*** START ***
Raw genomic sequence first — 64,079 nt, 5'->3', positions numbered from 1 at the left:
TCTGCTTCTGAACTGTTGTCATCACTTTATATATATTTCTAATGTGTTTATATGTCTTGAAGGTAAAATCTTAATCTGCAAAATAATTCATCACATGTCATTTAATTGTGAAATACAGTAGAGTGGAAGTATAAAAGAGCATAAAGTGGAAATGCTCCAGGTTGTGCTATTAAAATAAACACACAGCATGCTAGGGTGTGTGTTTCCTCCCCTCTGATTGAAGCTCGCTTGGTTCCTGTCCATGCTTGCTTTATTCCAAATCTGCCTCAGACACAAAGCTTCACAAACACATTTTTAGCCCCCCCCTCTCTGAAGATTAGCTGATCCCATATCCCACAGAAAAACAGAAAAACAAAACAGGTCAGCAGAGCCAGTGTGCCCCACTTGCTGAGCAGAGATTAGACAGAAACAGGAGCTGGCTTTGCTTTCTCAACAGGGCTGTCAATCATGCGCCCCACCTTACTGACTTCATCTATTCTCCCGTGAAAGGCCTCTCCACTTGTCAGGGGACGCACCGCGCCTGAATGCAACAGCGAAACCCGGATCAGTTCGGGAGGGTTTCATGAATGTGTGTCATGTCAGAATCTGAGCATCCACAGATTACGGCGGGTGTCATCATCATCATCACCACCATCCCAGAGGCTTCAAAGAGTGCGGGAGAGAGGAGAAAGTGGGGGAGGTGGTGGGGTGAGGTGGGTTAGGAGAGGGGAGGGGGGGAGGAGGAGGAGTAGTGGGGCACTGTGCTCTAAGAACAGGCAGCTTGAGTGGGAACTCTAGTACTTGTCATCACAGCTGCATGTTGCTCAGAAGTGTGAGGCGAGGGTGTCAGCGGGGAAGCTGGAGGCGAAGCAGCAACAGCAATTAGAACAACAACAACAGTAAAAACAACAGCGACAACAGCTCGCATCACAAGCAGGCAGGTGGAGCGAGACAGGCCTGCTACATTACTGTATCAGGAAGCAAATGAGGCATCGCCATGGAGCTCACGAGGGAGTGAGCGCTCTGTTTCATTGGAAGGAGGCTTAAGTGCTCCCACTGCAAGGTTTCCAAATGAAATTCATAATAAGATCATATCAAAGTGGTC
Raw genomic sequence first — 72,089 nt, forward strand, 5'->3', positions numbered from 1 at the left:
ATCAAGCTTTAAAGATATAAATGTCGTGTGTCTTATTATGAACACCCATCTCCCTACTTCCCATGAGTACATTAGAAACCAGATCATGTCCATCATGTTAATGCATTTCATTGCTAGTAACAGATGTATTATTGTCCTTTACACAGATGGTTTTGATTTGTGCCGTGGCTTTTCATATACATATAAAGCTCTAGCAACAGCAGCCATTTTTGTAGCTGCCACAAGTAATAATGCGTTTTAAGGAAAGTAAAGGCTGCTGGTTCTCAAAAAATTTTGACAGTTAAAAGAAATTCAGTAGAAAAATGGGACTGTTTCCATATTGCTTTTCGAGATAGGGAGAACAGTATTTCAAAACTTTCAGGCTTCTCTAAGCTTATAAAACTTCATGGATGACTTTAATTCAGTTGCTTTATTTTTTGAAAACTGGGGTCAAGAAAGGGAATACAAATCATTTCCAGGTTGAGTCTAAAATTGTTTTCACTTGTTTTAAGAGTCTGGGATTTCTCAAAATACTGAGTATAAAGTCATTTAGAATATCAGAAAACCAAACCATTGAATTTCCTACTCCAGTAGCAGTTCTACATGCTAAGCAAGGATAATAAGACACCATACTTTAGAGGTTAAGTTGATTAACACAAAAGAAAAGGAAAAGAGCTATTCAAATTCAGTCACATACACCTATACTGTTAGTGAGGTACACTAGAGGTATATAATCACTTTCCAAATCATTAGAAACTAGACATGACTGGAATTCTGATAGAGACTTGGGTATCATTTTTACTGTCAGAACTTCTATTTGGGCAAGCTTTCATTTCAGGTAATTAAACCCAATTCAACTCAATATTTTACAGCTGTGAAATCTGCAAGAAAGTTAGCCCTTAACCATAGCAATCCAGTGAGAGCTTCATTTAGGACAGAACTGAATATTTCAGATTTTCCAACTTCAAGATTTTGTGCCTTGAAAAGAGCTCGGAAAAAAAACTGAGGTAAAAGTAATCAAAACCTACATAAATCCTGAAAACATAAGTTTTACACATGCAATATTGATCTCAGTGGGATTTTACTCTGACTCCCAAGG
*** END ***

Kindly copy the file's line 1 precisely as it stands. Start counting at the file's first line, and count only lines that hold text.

Raw genomic sequence first — 64,079 nt, 5'->3', positions numbered from 1 at the left: